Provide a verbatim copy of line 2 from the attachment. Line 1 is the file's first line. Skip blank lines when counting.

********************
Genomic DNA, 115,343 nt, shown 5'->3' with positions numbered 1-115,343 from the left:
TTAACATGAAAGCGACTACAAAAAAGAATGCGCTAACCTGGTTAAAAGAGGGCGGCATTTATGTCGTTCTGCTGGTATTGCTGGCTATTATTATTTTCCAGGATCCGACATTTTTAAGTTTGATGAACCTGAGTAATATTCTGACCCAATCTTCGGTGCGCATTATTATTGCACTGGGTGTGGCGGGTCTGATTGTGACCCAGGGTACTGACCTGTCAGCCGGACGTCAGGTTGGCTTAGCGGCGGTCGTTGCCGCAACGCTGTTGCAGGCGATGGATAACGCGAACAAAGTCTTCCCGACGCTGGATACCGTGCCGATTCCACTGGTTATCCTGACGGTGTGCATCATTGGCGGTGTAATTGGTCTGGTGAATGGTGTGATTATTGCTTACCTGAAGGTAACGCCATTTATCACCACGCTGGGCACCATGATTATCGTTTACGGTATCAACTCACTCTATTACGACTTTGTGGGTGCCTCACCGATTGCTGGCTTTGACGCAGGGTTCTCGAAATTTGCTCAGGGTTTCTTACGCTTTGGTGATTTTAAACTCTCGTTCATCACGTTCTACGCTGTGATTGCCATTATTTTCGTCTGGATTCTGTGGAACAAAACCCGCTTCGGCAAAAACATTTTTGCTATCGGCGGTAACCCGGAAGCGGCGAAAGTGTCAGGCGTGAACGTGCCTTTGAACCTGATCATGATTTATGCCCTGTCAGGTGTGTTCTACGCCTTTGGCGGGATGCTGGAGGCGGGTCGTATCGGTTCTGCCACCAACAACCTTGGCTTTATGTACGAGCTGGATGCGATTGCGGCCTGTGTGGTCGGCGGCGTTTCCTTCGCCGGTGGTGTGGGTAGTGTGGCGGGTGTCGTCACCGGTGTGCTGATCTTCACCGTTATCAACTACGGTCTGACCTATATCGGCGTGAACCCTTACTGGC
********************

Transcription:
TTAACATGAAAGCGACTACAAAAAAGAATGCGCTAACCTGGTTAAAAGAGGGCGGCATTTATGTCGTTCTGCTGGTATTGCTGGCTATTATTATTTTCCAGGATCCGACATTTTTAAGTTTGATGAACCTGAGTAATATTCTGACCCAATCTTCGGTGCGCATTATTATTGCACTGGGTGTGGCGGGTCTGATTGTGACCCAGGGTACTGACCTGTCAGCCGGACGTCAGGTTGGCTTAGCGGCGGTCGTTGCCGCAACGCTGTTGCAGGCGATGGATAACGCGAACAAAGTCTTCCCGACGCTGGATACCGTGCCGATTCCACTGGTTATCCTGACGGTGTGCATCATTGGCGGTGTAATTGGTCTGGTGAATGGTGTGATTATTGCTTACCTGAAGGTAACGCCATTTATCACCACGCTGGGCACCATGATTATCGTTTACGGTATCAACTCACTCTATTACGACTTTGTGGGTGCCTCACCGATTGCTGGCTTTGACGCAGGGTTCTCGAAATTTGCTCAGGGTTTCTTACGCTTTGGTGATTTTAAACTCTCGTTCATCACGTTCTACGCTGTGATTGCCATTATTTTCGTCTGGATTCTGTGGAACAAAACCCGCTTCGGCAAAAACATTTTTGCTATCGGCGGTAACCCGGAAGCGGCGAAAGTGTCAGGCGTGAACGTGCCTTTGAACCTGATCATGATTTATGCCCTGTCAGGTGTGTTCTACGCCTTTGGCGGGATGCTGGAGGCGGGTCGTATCGGTTCTGCCACCAACAACCTTGGCTTTATGTACGAGCTGGATGCGATTGCGGCCTGTGTGGTCGGCGGCGTTTCCTTCGCCGGTGGTGTGGGTAGTGTGGCGGGTGTCGTCACCGGTGTGCTGATCTTCACCGTTATCAACTACGGTCTGACCTATATCGGCGTGAACCCTTACTGGC